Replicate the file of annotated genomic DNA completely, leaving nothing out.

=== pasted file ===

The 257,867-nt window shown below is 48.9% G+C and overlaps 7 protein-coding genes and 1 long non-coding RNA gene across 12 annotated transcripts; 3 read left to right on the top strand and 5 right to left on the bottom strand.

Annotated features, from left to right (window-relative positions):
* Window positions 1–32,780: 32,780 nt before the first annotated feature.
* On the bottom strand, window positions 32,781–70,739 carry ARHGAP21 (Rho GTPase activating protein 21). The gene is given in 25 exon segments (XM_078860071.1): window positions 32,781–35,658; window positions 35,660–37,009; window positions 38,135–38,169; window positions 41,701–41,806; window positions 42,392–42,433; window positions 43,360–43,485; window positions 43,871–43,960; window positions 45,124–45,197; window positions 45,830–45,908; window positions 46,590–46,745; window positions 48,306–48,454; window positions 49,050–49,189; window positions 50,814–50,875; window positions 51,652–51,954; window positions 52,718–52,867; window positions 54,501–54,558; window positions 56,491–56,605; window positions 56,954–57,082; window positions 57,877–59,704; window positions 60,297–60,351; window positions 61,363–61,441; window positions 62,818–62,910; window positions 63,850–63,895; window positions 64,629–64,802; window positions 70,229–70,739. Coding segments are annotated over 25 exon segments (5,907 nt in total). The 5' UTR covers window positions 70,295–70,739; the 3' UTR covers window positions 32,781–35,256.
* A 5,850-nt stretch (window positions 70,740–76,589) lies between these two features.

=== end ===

The 257,867-nt window shown below is 48.9% G+C and overlaps 7 protein-coding genes and 1 long non-coding RNA gene across 12 annotated transcripts; 3 read left to right on the top strand and 5 right to left on the bottom strand.

Annotated features, from left to right (window-relative positions):
* Window positions 1–32,780: 32,780 nt before the first annotated feature.
* On the bottom strand, window positions 32,781–70,739 carry ARHGAP21 (Rho GTPase activating protein 21). The gene is given in 25 exon segments (XM_078860071.1): window positions 32,781–35,658; window positions 35,660–37,009; window positions 38,135–38,169; window positions 41,701–41,806; window positions 42,392–42,433; window positions 43,360–43,485; window positions 43,871–43,960; window positions 45,124–45,197; window positions 45,830–45,908; window positions 46,590–46,745; window positions 48,306–48,454; window positions 49,050–49,189; window positions 50,814–50,875; window positions 51,652–51,954; window positions 52,718–52,867; window positions 54,501–54,558; window positions 56,491–56,605; window positions 56,954–57,082; window positions 57,877–59,704; window positions 60,297–60,351; window positions 61,363–61,441; window positions 62,818–62,910; window positions 63,850–63,895; window positions 64,629–64,802; window positions 70,229–70,739. Coding segments are annotated over 25 exon segments (5,907 nt in total). The 5' UTR covers window positions 70,295–70,739; the 3' UTR covers window positions 32,781–35,256.
* A 5,850-nt stretch (window positions 70,740–76,589) lies between these two features.